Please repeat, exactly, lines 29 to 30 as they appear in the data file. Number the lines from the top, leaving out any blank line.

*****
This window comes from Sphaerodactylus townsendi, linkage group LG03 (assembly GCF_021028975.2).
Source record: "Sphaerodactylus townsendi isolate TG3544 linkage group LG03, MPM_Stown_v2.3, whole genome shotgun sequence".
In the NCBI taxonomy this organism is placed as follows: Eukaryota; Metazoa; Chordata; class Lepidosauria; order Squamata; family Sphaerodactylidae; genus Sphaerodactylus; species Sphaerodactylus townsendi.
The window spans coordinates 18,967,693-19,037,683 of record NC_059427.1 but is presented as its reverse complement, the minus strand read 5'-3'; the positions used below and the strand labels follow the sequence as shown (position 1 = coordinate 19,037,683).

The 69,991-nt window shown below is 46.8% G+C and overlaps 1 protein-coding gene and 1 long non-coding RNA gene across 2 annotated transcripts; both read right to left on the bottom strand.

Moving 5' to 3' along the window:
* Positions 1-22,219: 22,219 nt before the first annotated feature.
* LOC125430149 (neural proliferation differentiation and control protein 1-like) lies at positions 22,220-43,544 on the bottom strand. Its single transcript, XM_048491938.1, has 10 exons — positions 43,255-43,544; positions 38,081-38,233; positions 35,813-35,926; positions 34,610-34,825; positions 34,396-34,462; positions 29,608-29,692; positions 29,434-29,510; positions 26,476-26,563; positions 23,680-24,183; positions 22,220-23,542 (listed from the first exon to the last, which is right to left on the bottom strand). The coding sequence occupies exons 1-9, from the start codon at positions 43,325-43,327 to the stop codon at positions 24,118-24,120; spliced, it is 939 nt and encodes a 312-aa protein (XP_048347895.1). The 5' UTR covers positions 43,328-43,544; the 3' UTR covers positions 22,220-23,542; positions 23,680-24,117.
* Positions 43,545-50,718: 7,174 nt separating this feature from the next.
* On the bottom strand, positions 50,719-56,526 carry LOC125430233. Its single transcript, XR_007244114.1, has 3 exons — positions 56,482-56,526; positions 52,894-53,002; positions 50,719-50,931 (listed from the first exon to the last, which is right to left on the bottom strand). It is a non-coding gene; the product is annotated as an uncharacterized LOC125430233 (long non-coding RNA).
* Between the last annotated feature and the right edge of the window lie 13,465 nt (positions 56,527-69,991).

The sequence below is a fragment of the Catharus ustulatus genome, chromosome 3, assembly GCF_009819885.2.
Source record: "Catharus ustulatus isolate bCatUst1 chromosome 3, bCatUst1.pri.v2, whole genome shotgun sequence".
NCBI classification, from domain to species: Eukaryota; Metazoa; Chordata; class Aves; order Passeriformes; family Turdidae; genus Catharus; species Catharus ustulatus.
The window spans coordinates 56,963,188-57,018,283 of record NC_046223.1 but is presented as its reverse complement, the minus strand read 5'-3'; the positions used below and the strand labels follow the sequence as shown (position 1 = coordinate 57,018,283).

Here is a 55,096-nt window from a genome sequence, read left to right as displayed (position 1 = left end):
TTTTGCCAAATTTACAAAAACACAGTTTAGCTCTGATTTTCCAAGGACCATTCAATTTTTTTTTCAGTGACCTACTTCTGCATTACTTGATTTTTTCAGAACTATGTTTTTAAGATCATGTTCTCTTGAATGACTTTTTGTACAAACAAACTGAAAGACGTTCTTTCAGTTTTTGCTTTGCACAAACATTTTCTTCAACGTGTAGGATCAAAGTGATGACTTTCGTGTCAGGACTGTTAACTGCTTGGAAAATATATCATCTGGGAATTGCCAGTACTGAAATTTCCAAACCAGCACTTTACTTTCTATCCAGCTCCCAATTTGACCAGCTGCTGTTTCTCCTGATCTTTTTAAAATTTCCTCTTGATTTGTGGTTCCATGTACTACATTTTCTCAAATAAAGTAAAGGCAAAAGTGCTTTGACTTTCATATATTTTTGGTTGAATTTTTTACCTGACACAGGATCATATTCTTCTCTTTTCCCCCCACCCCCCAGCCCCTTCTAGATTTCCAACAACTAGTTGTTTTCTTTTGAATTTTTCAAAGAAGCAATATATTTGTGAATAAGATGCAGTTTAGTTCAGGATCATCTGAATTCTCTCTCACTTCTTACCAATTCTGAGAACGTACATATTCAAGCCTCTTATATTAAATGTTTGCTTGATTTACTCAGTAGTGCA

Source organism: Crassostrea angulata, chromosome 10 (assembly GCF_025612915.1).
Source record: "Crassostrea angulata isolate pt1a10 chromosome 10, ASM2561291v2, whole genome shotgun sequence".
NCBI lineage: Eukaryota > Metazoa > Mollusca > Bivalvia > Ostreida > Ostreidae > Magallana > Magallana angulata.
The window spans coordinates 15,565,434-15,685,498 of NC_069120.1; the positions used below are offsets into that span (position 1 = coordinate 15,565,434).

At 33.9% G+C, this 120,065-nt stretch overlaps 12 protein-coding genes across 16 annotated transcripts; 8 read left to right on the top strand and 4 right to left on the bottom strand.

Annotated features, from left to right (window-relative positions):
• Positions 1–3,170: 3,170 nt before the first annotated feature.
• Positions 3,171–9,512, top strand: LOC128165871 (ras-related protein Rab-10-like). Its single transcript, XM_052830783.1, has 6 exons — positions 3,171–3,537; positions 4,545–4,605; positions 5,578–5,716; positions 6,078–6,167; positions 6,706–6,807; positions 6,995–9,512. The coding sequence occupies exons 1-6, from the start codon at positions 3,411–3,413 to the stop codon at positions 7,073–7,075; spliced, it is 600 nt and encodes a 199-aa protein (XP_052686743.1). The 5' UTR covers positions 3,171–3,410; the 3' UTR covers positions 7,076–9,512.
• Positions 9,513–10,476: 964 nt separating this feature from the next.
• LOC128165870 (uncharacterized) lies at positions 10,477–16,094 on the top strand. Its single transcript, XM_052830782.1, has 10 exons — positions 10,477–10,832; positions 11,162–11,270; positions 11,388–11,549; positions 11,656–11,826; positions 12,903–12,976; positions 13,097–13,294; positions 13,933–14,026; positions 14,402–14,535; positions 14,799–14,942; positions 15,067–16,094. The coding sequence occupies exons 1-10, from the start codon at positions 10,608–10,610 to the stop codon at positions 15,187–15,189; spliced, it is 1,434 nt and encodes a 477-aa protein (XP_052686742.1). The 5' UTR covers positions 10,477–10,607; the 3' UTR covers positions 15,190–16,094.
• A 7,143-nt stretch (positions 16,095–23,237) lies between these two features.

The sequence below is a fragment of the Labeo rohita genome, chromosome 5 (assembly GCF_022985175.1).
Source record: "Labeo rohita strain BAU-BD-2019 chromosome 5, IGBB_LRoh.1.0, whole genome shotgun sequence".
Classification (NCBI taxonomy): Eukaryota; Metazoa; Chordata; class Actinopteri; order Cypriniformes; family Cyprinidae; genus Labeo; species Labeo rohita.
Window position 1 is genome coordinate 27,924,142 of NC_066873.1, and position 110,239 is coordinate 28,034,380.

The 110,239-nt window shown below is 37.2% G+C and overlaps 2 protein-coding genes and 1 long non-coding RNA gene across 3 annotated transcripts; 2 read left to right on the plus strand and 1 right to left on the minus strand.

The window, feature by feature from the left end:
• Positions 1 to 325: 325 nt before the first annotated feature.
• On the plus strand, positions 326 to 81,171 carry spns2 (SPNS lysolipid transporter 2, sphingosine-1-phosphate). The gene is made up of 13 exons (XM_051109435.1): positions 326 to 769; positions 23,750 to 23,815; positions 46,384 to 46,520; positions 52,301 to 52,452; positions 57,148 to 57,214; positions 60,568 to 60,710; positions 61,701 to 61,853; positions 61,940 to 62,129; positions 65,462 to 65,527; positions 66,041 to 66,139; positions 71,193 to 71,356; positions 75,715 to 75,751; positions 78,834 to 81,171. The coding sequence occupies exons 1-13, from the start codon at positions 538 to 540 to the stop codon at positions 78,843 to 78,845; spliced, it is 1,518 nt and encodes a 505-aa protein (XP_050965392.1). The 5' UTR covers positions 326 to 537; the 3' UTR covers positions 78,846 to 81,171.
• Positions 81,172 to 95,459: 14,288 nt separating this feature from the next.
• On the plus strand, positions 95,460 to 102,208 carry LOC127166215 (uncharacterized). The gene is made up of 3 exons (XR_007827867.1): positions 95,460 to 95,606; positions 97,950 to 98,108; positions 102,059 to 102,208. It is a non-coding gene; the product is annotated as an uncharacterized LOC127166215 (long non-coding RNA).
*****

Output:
The sequence below is a fragment of the Labeo rohita genome, chromosome 5 (assembly GCF_022985175.1).
Source record: "Labeo rohita strain BAU-BD-2019 chromosome 5, IGBB_LRoh.1.0, whole genome shotgun sequence".